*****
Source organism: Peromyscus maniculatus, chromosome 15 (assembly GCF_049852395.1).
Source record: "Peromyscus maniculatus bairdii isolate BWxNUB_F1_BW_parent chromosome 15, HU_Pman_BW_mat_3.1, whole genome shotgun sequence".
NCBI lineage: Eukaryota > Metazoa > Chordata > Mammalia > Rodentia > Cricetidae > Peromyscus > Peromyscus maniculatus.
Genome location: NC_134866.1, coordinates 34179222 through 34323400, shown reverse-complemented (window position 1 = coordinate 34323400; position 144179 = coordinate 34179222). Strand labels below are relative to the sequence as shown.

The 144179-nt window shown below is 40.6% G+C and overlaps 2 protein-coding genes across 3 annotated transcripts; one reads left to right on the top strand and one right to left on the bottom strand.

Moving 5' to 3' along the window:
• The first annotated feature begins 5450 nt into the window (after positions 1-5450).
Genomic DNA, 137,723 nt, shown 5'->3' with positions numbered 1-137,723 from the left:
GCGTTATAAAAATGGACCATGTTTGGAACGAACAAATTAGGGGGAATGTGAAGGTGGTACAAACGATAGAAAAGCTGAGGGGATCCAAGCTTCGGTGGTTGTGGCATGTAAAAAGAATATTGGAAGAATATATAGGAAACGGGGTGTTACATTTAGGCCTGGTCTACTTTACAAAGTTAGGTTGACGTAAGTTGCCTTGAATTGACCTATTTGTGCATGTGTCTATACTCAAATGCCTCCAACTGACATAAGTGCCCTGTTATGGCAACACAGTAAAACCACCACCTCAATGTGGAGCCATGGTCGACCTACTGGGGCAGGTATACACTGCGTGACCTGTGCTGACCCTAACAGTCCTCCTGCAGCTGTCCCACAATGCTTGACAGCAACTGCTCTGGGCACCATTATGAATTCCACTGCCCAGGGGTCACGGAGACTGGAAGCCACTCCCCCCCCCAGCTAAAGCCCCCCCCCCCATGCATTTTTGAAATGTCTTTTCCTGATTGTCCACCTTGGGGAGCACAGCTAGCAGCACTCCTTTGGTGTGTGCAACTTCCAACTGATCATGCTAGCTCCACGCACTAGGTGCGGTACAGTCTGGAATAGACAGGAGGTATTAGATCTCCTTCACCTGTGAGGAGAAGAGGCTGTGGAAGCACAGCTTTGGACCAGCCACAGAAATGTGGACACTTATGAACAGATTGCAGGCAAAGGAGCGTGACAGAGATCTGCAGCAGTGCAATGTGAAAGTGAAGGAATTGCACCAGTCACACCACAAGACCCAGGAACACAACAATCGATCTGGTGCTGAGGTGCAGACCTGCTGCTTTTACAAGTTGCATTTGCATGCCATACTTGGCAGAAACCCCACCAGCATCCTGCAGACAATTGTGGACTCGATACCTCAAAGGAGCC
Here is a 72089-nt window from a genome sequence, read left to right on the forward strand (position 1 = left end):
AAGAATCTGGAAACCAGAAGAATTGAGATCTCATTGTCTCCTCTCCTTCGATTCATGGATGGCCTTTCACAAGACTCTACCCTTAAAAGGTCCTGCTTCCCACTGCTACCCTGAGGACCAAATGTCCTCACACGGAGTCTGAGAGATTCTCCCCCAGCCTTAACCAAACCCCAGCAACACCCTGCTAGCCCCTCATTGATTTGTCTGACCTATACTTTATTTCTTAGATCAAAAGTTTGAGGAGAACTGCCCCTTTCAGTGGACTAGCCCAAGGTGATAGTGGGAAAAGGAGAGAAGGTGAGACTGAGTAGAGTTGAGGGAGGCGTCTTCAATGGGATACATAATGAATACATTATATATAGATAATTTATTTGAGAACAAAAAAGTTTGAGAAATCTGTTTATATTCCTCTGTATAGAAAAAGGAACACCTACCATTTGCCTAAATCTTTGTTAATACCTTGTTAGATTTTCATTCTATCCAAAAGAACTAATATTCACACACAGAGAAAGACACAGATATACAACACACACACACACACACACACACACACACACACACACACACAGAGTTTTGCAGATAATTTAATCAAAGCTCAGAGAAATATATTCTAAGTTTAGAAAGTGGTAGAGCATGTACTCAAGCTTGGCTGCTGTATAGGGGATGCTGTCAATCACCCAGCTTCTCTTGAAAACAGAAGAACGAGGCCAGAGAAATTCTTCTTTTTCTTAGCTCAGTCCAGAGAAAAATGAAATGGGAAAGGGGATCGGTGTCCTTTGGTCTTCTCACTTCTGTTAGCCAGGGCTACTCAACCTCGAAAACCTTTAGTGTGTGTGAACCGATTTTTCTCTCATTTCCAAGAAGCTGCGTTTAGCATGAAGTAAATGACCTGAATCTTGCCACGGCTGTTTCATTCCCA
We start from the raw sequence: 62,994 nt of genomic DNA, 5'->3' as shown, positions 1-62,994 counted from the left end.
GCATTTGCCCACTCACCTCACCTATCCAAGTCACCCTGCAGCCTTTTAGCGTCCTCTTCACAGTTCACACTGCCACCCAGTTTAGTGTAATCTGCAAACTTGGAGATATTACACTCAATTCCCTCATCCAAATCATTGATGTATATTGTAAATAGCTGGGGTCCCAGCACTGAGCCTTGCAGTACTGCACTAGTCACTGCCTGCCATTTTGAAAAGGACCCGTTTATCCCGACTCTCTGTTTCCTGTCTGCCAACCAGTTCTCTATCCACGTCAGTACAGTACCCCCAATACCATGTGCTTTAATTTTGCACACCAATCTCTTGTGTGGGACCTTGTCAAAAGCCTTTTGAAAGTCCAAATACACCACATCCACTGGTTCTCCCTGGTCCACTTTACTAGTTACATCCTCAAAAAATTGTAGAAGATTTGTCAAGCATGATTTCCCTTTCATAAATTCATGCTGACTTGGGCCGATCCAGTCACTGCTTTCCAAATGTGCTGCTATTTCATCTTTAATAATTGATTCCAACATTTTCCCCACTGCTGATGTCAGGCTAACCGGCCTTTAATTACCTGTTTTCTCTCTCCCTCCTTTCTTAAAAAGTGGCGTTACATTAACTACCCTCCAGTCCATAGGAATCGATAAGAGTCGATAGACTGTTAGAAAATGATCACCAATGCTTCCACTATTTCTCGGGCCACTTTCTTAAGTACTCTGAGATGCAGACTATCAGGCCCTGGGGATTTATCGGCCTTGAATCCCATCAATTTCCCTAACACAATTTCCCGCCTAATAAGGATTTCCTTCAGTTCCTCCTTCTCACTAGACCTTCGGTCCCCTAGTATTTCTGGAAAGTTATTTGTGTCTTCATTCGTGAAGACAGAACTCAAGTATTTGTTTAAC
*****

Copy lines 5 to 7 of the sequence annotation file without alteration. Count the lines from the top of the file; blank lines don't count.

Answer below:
The 144179-nt window shown below is 40.6% G+C and overlaps 2 protein-coding genes across 3 annotated transcripts; one reads left to right on the top strand and one right to left on the bottom strand.

Moving 5' to 3' along the window:
• The first annotated feature begins 5450 nt into the window (after positions 1-5450).